Baker: Honestly, I can’t think of a single thing on this table that can be defined as “influenced by the movies.” It’s definitely the first decade or so of comics that most influenced what you’ll be playing here.
Were there any ideas for the table that were abandoned due to lack of space, or did you guys get everything in there that you were hoping for?
Baker: I’ll admit, I was begging for a 3D Silver Surfer model that didn’t get into the game, but technical limitations restricted his appearance to a dot-matrix-based minigame. I loved the way Zen broke this news to me: “ï€Regarding Silver Surfer, we’d love to have him as a 3D model, but our current technical limitations are literally stretched to the limit already by Mister Fantastic and the rest of the characters.” For native Hungarians, they sure do know how to make a great pun in English!
Has Stan Lee played any of the Marvel pinball tables at all? Â Or at least seen them?
Baker: Not that I know of, but I certainly hope so! Maybe we’ll have to arrange that somehow. I’d like to imagine it would be just like the page out of issue #2 of “BLIP,” Marvel’s 1980s gaming magazine, where he’s there with the super heroes themselves, playing alongside a bunch of kids. There’s no doubt in my mind the Fantastic Four table would have him shouting “EXCELSIOR!”
With Fantastic Four now available, what’s next for you guys? Â We’ve been hearing rumors of tables based on Ghost Rider and Thor. Â Can you confirm anything yet?
Kirk: There are definitely more “Marvel Pinball” tables on the way, and you will be hearing about a few of them very soon. I can also promise that we will keep the game fresh and exciting — who’s to say we can’t develop a table based on an epic event in the Marvel Universe, like, say, “Infinity Gauntlet?” We have a white board chock full of amazing ideas. The hard part is picking out which to do!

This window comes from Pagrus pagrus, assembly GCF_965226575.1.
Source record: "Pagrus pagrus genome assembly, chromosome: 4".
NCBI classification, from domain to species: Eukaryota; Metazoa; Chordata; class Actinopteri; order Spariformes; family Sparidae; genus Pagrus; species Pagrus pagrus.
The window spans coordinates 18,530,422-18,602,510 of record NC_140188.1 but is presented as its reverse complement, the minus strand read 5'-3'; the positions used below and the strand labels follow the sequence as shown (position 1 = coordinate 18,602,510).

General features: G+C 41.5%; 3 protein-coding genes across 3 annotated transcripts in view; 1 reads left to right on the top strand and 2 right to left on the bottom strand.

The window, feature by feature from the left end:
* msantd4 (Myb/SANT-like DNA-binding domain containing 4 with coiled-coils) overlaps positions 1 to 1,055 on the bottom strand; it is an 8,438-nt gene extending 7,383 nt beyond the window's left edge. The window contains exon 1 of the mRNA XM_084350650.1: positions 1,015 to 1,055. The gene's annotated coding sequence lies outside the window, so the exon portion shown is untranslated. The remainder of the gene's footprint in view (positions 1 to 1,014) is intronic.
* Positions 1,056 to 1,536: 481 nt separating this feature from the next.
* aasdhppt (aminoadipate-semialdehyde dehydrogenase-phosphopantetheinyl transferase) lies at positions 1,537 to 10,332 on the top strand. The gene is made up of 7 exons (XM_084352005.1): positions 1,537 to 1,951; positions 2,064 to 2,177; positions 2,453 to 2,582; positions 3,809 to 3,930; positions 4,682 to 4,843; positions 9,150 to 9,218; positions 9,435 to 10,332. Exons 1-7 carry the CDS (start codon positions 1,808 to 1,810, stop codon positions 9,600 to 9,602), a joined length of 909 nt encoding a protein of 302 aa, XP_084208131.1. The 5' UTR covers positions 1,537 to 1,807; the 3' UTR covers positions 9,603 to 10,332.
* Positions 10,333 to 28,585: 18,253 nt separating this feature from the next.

Finally, do you see the partnership continuing on between Zen Studios and Marvel? Â It looks like it’s been very profitable thus far, not to mention a lot of fun!
Kirk: There is no doubt that the two companies enjoy working together. The guys in the studio are huge Marvel fans, so it’s a bit of a dream come true to be working with them on this level. I think it’s clear that this has been a true collaboration on every level. Working with guys in the games group at Marvel, such as Chris Baker and TQ Jefferson, have helped to shape this game into the success that it is and we are all enjoying this right now. As we like to say, Zen Studios make the best pinball tables and Marvel has the best Super Heroes, so it’s an easy match. Both companies are overly passionate about what they do — this project really is a reflection of that!
Follow CBR on Twitter for your chance to win a Fantastic Four Marvel Pinball code on Tuesday, after 5PM Pacific!